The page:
How do I make custom TVout fonts?

I'm working on a cool clock display using the TVout library. So far it's going pretty good with the built-in fonts.

I mocked up what I want the interface to look like. Eventually it'll end up on a small 4:3 5" CRT.

Something like this...

The problem is, there's only a few fonts that come with the library. The font for the time needs to be bigger. The largest font in the library is 8x8. What I really need is probably 16x16, or maybe bigger. I've even lowered the resolution to 90x90. (Any lower and the AM/PM in the time wraps to the next line.)

There's a small blurb over at the TVout website that says you make fonts like this:

Fixed width fonts: The first 3 bytes must contain the width, height, and first defined character followed by the font definitions. For example the following is the header and first 2 characters from the 4x6 font definition.

4,6,32,
//space
0b00000000,
0b00000000,
0b00000000,
0b00000000,
0b00000000,
0b00000000,
//!
0b01000000,
0b01000000,
0b01000000,
0b00000000,
0b01000000,
0b00000000,

There must be a full definition for each character; in this case the width of 4 fits into a single byte and the height of 6 means there needs to 6 bytes per character. Since 32 is the first printing character for this font set anything before character 32 will be ignored.

Variable width fonts: These fonts are defined by having a width of 0, height, and first defined character. An example of a variable width font with a height of 6 and the first printing character being a space.

0,6,32,
//space
2,
0b00000000,
0b00000000,
0b00000000,
0b00000000,
0b00000000,
0b00000000,
//!
3,
0b01000000,
0b01000000,
0b01000000,
0b00000000,
0b01000000,
0b00000000,

But it's not making any sense to me. How do you generate the "0b00000000, 0b00000000, 0b00000000, etc...." for each character?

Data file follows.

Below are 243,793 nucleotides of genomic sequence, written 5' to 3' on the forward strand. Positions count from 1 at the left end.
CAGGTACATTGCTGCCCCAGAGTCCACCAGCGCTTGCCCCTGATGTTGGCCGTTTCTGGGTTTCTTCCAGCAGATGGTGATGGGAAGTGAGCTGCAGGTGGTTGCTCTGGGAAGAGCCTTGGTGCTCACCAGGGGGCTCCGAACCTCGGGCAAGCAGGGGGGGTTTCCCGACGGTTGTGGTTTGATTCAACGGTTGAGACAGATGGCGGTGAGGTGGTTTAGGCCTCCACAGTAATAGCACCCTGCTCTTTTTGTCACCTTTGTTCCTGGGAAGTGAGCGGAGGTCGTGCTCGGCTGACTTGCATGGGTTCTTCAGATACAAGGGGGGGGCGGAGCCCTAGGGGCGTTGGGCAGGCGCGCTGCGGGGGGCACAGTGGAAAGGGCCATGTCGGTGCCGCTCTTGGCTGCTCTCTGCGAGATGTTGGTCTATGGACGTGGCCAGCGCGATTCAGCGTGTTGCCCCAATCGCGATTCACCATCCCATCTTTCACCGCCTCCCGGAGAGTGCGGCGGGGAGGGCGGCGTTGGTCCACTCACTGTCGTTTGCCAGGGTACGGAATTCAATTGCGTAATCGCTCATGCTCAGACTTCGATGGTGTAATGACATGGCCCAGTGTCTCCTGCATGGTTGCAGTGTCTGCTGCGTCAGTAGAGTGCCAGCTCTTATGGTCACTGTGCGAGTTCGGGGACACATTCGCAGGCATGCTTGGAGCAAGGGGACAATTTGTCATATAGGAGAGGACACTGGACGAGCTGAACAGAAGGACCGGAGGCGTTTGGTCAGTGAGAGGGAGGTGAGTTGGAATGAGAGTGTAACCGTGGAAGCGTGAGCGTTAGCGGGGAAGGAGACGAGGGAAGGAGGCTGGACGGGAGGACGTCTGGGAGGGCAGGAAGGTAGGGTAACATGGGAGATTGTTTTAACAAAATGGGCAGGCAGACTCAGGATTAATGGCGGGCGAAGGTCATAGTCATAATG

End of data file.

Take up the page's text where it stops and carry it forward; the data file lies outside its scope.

Does anyone know how to generate the "code"?

You create a byte array, and pack the data as it tells you. Id recommend using PROGMEM also to avoid running out of memory.

PROGMEM const unsigned char my_custom_font[] = 
{
	4,   // character width, 4 means we only use 4 bits of each byte 
	6,   // character height, 6, means we need 6 bytes per character.
	32, // first character to map (32 is space bar)

	// character data starts here...
	// space
	0b00000000,  // top row  
	0b00000000,  // 2nd pixel row
	0b00000000,  // 3rd and so fourth ...
	0b00000000,
	0b00000000,
	0b00000000,

	// ! character
	0b01000000,  // top row  
	0b01000000,  // 2nd pixel row
	0b01000000,  // 3rd and so fourth ...
	0b00000000,
	0b01000000,
	0b00000000,
}

0b means value is in binary, allows us to see bits and we can visualise the character by looking where the 1's exist.

use 'select_font(my_custom_font)' to select your custom font.

As you can see from the wiki, you can also specify variable width, where you specify 0 in the header and precede each character definition with its width.

I am unsure if it supports fonts greater than 8 wide, as this would require more bits than there are in a byte.

ryemac3:
There's a small blurb over at the TVout website that says you make fonts like this:

But it's not making any sense to me. How do you generate the "0b00000000, 0b00000000, 0b00000000, etc...." for each character?

Does anyone know how to generate the "code"?

The name of such fonts is "bitmapped fonts", as every character is formed from a black and white bitmap.

The author of the UTFT library explains a bit on his webpage how such bitmapped fonts are working.

On another page he also has several bitmapped fonts in different sizes for download.

Ah! Thanks you. Now that I see how it works, I have to agree. Fonts larger than 8x8 are probably pretty tricky to make. Good thing those large fonts over at rinkydinkelectronics.com totally work!

ryemac3:
Good thing those large fonts over at rinkydinkelectronics.com totally work!

I tried that fonts (Rinky-Dink Electronics) but only 8x8 Sinclair_S is working. The bigger fonts are like chines letters.
How did you managed to make it wokring?

I just included the c file and used: TV.select_font(Sinclair_S);

Thanks